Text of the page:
Inscrição na biblioteca: Guest
Portal Digital Begell Biblioteca digital da Begell eBooks Diários Referências e Anais Coleções de pesquisa
Critical Reviews™ in Immunology
Fator do impacto: 1.404 FI de cinco anos: 3.347 SJR: 0.706 SNIP: 0.55 CiteScore™: 2.19

ISSN Imprimir: 1040-8401
ISSN On-line: 2162-6472

Volumes:
Volume 40, 2020 Volume 39, 2019 Volume 38, 2018 Volume 37, 2017 Volume 36, 2016 Volume 35, 2015 Volume 34, 2014 Volume 33, 2013 Volume 32, 2012 Volume 31, 2011 Volume 30, 2010 Volume 29, 2009 Volume 28, 2008 Volume 27, 2007 Volume 26, 2006 Volume 25, 2005 Volume 24, 2004 Volume 23, 2003 Volume 22, 2002 Volume 21, 2001 Volume 20, 2000 Volume 19, 1999 Volume 18, 1998 Volume 17, 1997 Volume 16, 1996 Volume 15, 1995 Volume 14, 1994

Critical Reviews™ in Immunology

DOI: 10.1615/CritRevImmunol.2013006721
pages 23-40

T-Cell-Mediated Immunity and the Role of TRAIL in Sepsis-Induced Immunosuppression

Stephanie A. Condotta
Department of Pathology, University of Iowa, Iowa City, Iowa
Javier Cabrera-Perez
Microbiology, Immunology, and Cancer Biology Graduate Program, University of Minnesota, Minneapolis, Minnesota
Vladimir P. Badovinac
Department of Pathology, Interdisciplinary Program in Immunology, University of Iowa, Iowa City, Iowa
Thomas S. Griffith
Department of Urology, University of Minnesota, Minneapolis, MN; Microbiology, Immunology and Cancer Biology Graduate Program, University of Minnesota, Minneapolis, MN; Center for Immunology, University of Minnesota, Minneapolis, MN; Minneapolis VA Health Care System, Minneapolis, Minnesota

RESUMO

Sepsis is the leading cause of death in most intensive care units, and the death of septic patients usually does not result from the initial septic event but rather from subsequent nosocomial infections. Patients who survive severe sepsis often display severely compromised immune function. Not only is there significant apoptosis of lymphoid and myeloid cells that depletes critical components of the immune system during sepsis, there is also decreased function of the remaining immune cells. Studies of animals and humans suggest the immune defects that occur during sepsis may be critical to pathogenesis and subsequent mortality. This review focuses on sepsis-induced alterations with the cluster differentiation (CD) 8 T-cell compartment that can affect the control of secondary heterologous infections. Understanding how a septic event directly influences CD8 T-cell populations through apoptotic death and homeostatic proliferation and indirectly by immune-mediated suppression will provide valuable starting points for developing new treatment options.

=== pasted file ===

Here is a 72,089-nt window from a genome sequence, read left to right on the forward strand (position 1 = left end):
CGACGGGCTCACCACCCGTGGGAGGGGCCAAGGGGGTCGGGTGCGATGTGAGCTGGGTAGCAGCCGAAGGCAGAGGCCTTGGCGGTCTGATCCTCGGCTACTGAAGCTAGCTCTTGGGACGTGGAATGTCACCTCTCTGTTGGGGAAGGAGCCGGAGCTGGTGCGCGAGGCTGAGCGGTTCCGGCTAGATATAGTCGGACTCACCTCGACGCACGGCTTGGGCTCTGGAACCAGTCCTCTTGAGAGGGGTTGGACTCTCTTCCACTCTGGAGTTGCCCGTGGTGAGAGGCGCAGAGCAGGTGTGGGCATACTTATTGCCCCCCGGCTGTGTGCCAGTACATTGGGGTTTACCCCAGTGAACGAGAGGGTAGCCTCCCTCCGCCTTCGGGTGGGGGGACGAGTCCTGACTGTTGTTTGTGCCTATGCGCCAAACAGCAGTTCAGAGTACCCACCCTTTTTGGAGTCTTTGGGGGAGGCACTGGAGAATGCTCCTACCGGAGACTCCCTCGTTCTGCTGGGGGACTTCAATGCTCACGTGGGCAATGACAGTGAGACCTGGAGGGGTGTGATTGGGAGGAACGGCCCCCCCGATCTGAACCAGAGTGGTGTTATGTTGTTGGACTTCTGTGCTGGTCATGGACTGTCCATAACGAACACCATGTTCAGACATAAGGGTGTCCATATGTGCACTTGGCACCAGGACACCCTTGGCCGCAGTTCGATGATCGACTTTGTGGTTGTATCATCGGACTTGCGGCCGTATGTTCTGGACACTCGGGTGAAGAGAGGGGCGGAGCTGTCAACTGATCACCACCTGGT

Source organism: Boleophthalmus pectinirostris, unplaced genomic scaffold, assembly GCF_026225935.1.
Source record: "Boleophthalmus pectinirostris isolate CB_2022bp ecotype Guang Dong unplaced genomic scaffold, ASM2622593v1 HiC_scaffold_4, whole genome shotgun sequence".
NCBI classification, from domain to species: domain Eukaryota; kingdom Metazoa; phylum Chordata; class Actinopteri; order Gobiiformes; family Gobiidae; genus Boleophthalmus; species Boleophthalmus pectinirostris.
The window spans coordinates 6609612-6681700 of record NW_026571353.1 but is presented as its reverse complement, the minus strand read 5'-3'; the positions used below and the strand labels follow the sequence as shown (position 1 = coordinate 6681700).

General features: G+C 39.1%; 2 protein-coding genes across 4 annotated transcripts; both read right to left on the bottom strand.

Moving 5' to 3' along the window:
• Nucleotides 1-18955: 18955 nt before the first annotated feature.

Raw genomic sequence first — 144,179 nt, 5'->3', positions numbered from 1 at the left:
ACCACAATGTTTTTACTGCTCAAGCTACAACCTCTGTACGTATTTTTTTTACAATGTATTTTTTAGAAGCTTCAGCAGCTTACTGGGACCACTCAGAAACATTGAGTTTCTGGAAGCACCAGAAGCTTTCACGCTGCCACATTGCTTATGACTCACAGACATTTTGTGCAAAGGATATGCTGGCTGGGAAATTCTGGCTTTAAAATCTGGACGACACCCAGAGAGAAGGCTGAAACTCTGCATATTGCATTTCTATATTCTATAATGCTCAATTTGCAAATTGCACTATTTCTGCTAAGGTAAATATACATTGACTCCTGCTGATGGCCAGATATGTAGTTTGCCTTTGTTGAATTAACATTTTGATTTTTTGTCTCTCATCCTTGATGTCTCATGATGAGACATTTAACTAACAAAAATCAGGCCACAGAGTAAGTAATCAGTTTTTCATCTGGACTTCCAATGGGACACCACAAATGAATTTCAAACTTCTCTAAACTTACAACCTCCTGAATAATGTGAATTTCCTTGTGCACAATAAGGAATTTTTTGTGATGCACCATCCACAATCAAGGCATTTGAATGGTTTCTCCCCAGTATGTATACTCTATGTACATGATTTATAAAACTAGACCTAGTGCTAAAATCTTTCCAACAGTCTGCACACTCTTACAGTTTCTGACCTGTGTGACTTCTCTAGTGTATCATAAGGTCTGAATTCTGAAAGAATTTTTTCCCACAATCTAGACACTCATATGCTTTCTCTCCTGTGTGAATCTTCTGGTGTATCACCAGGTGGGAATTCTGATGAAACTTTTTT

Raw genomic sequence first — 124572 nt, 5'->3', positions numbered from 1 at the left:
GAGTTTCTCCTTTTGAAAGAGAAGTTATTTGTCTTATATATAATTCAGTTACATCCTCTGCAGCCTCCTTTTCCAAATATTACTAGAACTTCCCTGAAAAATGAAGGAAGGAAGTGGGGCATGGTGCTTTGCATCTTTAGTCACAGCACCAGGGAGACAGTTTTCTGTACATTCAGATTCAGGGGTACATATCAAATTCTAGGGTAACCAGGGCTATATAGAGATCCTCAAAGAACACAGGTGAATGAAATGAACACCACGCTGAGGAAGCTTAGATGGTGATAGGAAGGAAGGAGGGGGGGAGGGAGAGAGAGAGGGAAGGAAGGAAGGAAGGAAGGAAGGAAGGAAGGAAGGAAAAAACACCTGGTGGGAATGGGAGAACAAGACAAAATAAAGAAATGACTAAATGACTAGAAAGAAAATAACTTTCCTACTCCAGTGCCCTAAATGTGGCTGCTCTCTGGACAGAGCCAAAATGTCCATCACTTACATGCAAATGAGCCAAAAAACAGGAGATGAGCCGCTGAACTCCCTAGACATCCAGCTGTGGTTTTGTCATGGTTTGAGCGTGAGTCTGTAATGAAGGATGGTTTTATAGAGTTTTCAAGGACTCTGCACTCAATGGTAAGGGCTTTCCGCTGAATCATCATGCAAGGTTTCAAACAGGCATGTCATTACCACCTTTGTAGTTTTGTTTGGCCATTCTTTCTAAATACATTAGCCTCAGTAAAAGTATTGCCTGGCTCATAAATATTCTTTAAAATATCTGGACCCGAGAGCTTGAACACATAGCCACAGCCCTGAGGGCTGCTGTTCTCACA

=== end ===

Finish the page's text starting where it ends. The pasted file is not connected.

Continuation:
Articles with similar content:

Regulation Generation: The Suppressive Functions of Human Regulatory T Cells
Critical Reviews™ in Immunology, Vol.32, 2012, issue 1
Kevin D. Cooper, Thomas S. McCormick, Wendy A. Goodman
IL-7 and Its Beneficial Role in Sepsis-Induced T Lymphocyte Dysfunction
Critical Reviews™ in Immunology, Vol.38, 2018, issue 6
Fabienne Venet, Charles de Roquetaillade, Guillaume Monneret, Morgane Gossez
Dendritic Cells in Cancer Immunotherapy
Critical Reviews™ in Immunology, Vol.21, 2001, issue 1-3
Matthias Gunzer, Stephan Grabbe
Maintenance and Attrition of T-Cell Memory
Critical Reviews™ in Immunology, Vol.23, 2003, issue 1-2
Lakshmi Krishnan, Subash Sad
Notochordal Cells in the Adult Intervertebral Disc: New Perspective on an Old Question
Critical Reviews™ in Eukaryotic Gene Expression, Vol.21, 2011, issue 1
Makarand V. Risbud, Irving M. Shapiro